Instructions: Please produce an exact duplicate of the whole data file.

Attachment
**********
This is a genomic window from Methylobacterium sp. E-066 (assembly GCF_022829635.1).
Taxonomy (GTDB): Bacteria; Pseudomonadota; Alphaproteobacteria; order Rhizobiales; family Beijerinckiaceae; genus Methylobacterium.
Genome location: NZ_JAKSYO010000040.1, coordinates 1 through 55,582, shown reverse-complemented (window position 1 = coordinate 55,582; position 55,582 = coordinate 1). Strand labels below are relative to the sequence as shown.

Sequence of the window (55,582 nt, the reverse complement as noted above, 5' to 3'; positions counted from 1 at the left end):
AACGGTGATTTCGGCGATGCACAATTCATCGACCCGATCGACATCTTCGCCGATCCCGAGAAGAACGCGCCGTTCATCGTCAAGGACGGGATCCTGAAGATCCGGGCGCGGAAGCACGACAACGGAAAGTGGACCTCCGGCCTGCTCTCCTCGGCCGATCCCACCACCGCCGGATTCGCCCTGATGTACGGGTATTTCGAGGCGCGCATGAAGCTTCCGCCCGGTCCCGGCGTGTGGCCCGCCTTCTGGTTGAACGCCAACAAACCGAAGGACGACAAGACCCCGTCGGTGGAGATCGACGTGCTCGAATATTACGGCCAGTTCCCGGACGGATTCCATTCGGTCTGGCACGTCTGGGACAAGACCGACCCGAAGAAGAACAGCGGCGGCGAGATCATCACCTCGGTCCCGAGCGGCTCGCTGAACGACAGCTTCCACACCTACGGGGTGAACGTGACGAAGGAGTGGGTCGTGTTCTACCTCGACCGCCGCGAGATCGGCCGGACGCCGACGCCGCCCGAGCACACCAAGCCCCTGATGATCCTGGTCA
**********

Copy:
This is a genomic window from Methylobacterium sp. E-066 (assembly GCF_022829635.1).
Taxonomy (GTDB): Bacteria; Pseudomonadota; Alphaproteobacteria; order Rhizobiales; family Beijerinckiaceae; genus Methylobacterium.
Genome location: NZ_JAKSYO010000040.1, coordinates 1 through 55,582, shown reverse-complemented (window position 1 = coordinate 55,582; position 55,582 = coordinate 1). Strand labels below are relative to the sequence as shown.

Sequence of the window (55,582 nt, the reverse complement as noted above, 5' to 3'; positions counted from 1 at the left end):
AACGGTGATTTCGGCGATGCACAATTCATCGACCCGATCGACATCTTCGCCGATCCCGAGAAGAACGCGCCGTTCATCGTCAAGGACGGGATCCTGAAGATCCGGGCGCGGAAGCACGACAACGGAAAGTGGACCTCCGGCCTGCTCTCCTCGGCCGATCCCACCACCGCCGGATTCGCCCTGATGTACGGGTATTTCGAGGCGCGCATGAAGCTTCCGCCCGGTCCCGGCGTGTGGCCCGCCTTCTGGTTGAACGCCAACAAACCGAAGGACGACAAGACCCCGTCGGTGGAGATCGACGTGCTCGAATATTACGGCCAGTTCCCGGACGGATTCCATTCGGTCTGGCACGTCTGGGACAAGACCGACCCGAAGAAGAACAGCGGCGGCGAGATCATCACCTCGGTCCCGAGCGGCTCGCTGAACGACAGCTTCCACACCTACGGGGTGAACGTGACGAAGGAGTGGGTCGTGTTCTACCTCGACCGCCGCGAGATCGGCCGGACGCCGACGCCGCCCGAGCACACCAAGCCCCTGATGATCCTGGTCA